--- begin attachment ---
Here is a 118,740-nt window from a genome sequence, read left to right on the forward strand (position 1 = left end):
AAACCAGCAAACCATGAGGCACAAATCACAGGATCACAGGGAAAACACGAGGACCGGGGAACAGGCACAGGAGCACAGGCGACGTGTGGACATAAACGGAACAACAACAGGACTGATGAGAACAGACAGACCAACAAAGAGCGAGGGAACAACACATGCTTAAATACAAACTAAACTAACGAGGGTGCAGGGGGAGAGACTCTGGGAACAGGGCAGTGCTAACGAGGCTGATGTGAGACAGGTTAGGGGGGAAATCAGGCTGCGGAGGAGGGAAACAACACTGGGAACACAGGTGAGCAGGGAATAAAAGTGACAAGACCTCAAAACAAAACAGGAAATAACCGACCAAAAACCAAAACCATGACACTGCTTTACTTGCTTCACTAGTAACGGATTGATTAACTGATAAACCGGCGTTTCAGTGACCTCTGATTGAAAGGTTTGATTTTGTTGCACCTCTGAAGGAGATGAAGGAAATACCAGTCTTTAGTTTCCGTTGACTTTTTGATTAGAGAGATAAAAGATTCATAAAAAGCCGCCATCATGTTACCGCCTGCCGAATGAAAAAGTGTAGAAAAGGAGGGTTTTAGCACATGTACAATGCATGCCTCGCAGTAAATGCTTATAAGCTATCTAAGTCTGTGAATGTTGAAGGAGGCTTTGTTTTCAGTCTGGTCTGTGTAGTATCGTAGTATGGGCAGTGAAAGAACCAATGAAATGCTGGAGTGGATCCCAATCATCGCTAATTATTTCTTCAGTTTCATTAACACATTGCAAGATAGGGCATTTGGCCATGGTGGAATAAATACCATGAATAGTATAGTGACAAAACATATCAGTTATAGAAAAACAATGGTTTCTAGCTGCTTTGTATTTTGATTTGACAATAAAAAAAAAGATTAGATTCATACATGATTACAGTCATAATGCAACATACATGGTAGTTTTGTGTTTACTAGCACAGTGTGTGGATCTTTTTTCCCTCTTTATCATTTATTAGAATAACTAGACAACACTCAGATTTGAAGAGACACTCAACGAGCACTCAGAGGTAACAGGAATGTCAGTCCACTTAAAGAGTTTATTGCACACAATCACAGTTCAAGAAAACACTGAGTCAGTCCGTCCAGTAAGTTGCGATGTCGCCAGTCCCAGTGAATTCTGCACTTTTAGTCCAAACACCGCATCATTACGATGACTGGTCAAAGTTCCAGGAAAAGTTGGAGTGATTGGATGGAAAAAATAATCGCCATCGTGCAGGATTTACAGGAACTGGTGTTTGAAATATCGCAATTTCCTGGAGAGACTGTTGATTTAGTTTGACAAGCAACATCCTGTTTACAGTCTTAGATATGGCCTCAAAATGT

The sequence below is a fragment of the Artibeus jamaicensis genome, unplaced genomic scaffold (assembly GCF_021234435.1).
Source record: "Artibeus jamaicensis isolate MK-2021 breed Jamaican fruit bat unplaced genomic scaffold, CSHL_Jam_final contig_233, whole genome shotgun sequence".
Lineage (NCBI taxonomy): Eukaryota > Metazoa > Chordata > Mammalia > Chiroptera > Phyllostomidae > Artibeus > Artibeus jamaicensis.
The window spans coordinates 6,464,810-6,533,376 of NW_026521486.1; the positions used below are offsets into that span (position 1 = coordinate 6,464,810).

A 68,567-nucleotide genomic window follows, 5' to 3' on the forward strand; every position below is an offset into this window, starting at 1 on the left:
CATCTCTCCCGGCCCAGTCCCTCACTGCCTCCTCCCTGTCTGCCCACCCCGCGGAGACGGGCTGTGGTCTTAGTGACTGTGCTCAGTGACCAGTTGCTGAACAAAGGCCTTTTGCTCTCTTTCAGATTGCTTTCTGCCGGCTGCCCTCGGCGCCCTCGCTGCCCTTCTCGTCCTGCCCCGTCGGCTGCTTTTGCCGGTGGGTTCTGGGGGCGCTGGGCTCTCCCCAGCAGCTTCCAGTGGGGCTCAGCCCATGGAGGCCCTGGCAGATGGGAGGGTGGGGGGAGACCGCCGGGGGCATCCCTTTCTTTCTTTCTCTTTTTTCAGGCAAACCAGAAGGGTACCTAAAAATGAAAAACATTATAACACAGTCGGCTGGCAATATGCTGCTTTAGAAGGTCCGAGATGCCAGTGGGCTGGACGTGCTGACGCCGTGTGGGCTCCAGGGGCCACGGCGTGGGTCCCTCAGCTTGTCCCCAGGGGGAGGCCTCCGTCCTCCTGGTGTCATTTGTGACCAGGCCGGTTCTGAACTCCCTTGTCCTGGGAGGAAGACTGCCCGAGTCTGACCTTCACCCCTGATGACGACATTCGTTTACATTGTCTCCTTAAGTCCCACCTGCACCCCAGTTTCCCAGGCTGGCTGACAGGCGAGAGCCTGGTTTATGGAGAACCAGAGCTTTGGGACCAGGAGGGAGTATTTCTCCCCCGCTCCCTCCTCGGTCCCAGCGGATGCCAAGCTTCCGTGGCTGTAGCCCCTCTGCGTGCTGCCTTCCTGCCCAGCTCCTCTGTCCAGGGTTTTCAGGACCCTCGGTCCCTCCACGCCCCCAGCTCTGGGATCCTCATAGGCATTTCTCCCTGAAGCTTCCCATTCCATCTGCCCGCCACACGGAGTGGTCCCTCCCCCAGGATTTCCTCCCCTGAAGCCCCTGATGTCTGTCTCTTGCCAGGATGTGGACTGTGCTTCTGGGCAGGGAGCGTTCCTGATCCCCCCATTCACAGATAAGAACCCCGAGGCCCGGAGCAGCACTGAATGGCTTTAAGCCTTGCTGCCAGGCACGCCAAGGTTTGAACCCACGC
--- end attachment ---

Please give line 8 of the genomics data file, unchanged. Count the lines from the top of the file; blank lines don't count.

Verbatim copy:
CATCTCTCCCGGCCCAGTCCCTCACTGCCTCCTCCCTGTCTGCCCACCCCGCGGAGACGGGCTGTGGTCTTAGTGACTGTGCTCAGTGACCAGTTGCTGAACAAAGGCCTTTTGCTCTCTTTCAGATTGCTTTCTGCCGGCTGCCCTCGGCGCCCTCGCTGCCCTTCTCGTCCTGCCCCGTCGGCTGCTTTTGCCGGTGGGTTCTGGGGGCGCTGGGCTCTCCCCAGCAGCTTCCAGTGGGGCTCAGCCCATGGAGGCCCTGGCAGATGGGAGGGTGGGGGGAGACCGCCGGGGGCATCCCTTTCTTTCTTTCTCTTTTTTCAGGCAAACCAGAAGGGTACCTAAAAATGAAAAACATTATAACACAGTCGGCTGGCAATATGCTGCTTTAGAAGGTCCGAGATGCCAGTGGGCTGGACGTGCTGACGCCGTGTGGGCTCCAGGGGCCACGGCGTGGGTCCCTCAGCTTGTCCCCAGGGGGAGGCCTCCGTCCTCCTGGTGTCATTTGTGACCAGGCCGGTTCTGAACTCCCTTGTCCTGGGAGGAAGACTGCCCGAGTCTGACCTTCACCCCTGATGACGACATTCGTTTACATTGTCTCCTTAAGTCCCACCTGCACCCCAGTTTCCCAGGCTGGCTGACAGGCGAGAGCCTGGTTTATGGAGAACCAGAGCTTTGGGACCAGGAGGGAGTATTTCTCCCCCGCTCCCTCCTCGGTCCCAGCGGATGCCAAGCTTCCGTGGCTGTAGCCCCTCTGCGTGCTGCCTTCCTGCCCAGCTCCTCTGTCCAGGGTTTTCAGGACCCTCGGTCCCTCCACGCCCCCAGCTCTGGGATCCTCATAGGCATTTCTCCCTGAAGCTTCCCATTCCATCTGCCCGCCACACGGAGTGGTCCCTCCCCCAGGATTTCCTCCCCTGAAGCCCCTGATGTCTGTCTCTTGCCAGGATGTGGACTGTGCTTCTGGGCAGGGAGCGTTCCTGATCCCCCCATTCACAGATAAGAACCCCGAGGCCCGGAGCAGCACTGAATGGCTTTAAGCCTTGCTGCCAGGCACGCCAAGGTTTGAACCCACGC